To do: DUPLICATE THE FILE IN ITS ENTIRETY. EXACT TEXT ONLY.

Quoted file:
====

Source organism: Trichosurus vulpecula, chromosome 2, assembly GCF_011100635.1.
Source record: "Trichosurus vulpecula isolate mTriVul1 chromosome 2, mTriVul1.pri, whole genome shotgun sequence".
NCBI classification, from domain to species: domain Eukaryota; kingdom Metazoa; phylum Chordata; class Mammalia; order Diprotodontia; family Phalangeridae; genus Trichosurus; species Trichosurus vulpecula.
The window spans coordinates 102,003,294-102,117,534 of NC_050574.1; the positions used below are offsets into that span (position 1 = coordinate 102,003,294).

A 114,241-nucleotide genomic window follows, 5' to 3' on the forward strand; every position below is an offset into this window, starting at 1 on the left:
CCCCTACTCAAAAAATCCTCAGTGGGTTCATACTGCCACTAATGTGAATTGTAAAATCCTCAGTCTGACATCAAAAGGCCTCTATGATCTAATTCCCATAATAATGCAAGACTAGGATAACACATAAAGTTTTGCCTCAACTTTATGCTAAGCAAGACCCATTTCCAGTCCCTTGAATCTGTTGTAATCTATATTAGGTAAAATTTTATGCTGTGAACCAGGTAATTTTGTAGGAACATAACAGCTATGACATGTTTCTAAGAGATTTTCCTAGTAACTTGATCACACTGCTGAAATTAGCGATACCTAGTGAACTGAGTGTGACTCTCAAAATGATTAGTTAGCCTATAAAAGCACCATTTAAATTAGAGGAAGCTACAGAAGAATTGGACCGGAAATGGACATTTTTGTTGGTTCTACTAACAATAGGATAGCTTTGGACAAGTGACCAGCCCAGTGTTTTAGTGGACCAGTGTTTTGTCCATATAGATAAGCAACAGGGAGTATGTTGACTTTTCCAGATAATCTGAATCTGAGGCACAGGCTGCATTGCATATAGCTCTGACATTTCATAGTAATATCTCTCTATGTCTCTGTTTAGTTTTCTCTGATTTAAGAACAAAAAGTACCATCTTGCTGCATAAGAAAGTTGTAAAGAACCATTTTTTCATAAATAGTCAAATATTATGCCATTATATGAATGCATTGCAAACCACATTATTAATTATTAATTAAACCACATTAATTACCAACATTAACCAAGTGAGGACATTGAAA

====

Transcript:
Source organism: Trichosurus vulpecula, chromosome 2, assembly GCF_011100635.1.
Source record: "Trichosurus vulpecula isolate mTriVul1 chromosome 2, mTriVul1.pri, whole genome shotgun sequence".
NCBI classification, from domain to species: domain Eukaryota; kingdom Metazoa; phylum Chordata; class Mammalia; order Diprotodontia; family Phalangeridae; genus Trichosurus; species Trichosurus vulpecula.
The window spans coordinates 102,003,294-102,117,534 of NC_050574.1; the positions used below are offsets into that span (position 1 = coordinate 102,003,294).

A 114,241-nucleotide genomic window follows, 5' to 3' on the forward strand; every position below is an offset into this window, starting at 1 on the left:
CCCCTACTCAAAAAATCCTCAGTGGGTTCATACTGCCACTAATGTGAATTGTAAAATCCTCAGTCTGACATCAAAAGGCCTCTATGATCTAATTCCCATAATAATGCAAGACTAGGATAACACATAAAGTTTTGCCTCAACTTTATGCTAAGCAAGACCCATTTCCAGTCCCTTGAATCTGTTGTAATCTATATTAGGTAAAATTTTATGCTGTGAACCAGGTAATTTTGTAGGAACATAACAGCTATGACATGTTTCTAAGAGATTTTCCTAGTAACTTGATCACACTGCTGAAATTAGCGATACCTAGTGAACTGAGTGTGACTCTCAAAATGATTAGTTAGCCTATAAAAGCACCATTTAAATTAGAGGAAGCTACAGAAGAATTGGACCGGAAATGGACATTTTTGTTGGTTCTACTAACAATAGGATAGCTTTGGACAAGTGACCAGCCCAGTGTTTTAGTGGACCAGTGTTTTGTCCATATAGATAAGCAACAGGGAGTATGTTGACTTTTCCAGATAATCTGAATCTGAGGCACAGGCTGCATTGCATATAGCTCTGACATTTCATAGTAATATCTCTCTATGTCTCTGTTTAGTTTTCTCTGATTTAAGAACAAAAAGTACCATCTTGCTGCATAAGAAAGTTGTAAAGAACCATTTTTTCATAAATAGTCAAATATTATGCCATTATATGAATGCATTGCAAACCACATTATTAATTATTAATTAAACCACATTAATTACCAACATTAACCAAGTGAGGACATTGAAA